Is it possible that wage inflation is re-emerging in the U.S. after a 35-year hiatus? That’s what the experts seem to believe, but there are good reasons to think they will be wrong. Consider the substantial pay increase that minimum-wage workers received in many cities and states where this issue was on the ballot in November. In theory, they will have more money to spend, and this will push the prices of goods and services higher. In practice, because their employers, particularly those in the fast food business and brick-and-mortar retail, are in a last-ditch fight for survival, it is far more likely that a vast number of low-wage jobs will be eliminated. Even now, we are seeing workers who received raises in 2017 ask their employers to reduce their hours so that they can continue to qualify for food stamps and Obamacaid. This is the reality of the minimum wage world, and arbitrarily boosting hourly pay to $15/hour will only make things worse — for employers and employees. At best, the economic result will be a push, with the broad benefits of higher wages offset by a reduction in entry-level and low-paying jobs. In any event, the day is surely coming when McDonald’s will be able to operate a busy franchise with just two or three employees behind the counter. Amazon is already making similar strides in the grocery-store business. And Uber, having already made taxicab medallions worthless in many cities, could someday displace half the taxi drivers in America with driverless fleets like the one they are testing in Pittsburgh.
Epic ‘Creative Destruction’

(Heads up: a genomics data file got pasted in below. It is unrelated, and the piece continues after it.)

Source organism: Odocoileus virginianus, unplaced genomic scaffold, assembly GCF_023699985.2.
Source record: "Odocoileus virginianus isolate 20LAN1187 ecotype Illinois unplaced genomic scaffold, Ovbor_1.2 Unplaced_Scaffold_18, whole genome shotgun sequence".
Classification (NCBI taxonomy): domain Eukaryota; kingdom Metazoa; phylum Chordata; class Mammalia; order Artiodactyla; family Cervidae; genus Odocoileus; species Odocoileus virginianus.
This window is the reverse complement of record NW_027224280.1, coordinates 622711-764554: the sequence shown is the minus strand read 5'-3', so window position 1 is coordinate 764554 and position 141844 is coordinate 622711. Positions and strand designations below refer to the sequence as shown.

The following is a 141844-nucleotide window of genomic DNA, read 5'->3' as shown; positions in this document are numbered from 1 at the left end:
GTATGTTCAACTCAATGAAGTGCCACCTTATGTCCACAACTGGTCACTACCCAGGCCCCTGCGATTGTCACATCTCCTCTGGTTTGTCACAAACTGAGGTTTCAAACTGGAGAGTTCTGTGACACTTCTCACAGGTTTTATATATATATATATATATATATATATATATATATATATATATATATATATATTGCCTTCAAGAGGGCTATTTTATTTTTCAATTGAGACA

In such an environment, inflation driven by higher wages is most unlikely. Even if some workers are getting raises, how could this possibly translate into higher prices at a time when a $4 trillion retail economy is transitioning into a national network of Amazon warehouses? Even the trucks that deliver goods sold by Amazon will eventually be automated. There will be no department stores in ten years, leaving cavernous vacancies in the nation’s shopping malls. The malls will either be torn down, or they will be converted to low- and middle-income housing. How inflationary is that? Meanwhile, even those hitherto intractable engines of inflation — college tuition, health care and government — are about to get crushed by deflationary forces. Colleges are becoming increasingly irrelevant to the jobs picture, and their brick-and-mortar infrastructure faces the same fate as department stores. That they have been successful until now at extorting students and parents for spiraling tuition charges is attributable solely to a student loan system that will someday be dragged into bankruptcy. (Or are we to believe instead that graduates who cannot find good jobs and who are living with their parents into their thirties will somehow be able to pay off $1.4 trillion in loans?). On the healthcare front, to pay for a delivery system that is as corrupt and inefficient as Big Government itself, Obamacare would tax into penury a middle class that is already going bankrupt and which has almost nothing socked away for retirement. Make no mistake, Trump was elected mainly to deal with such huge drains on America’s productivity and capital. And so he shall, deflating away waste in an era of epic ‘creative destruction’. It will be more than merely painful, and Trump will get the blame. In fact, he will merely have hastened a correction of economic excesses and government waste that have been accumulating for 50 years.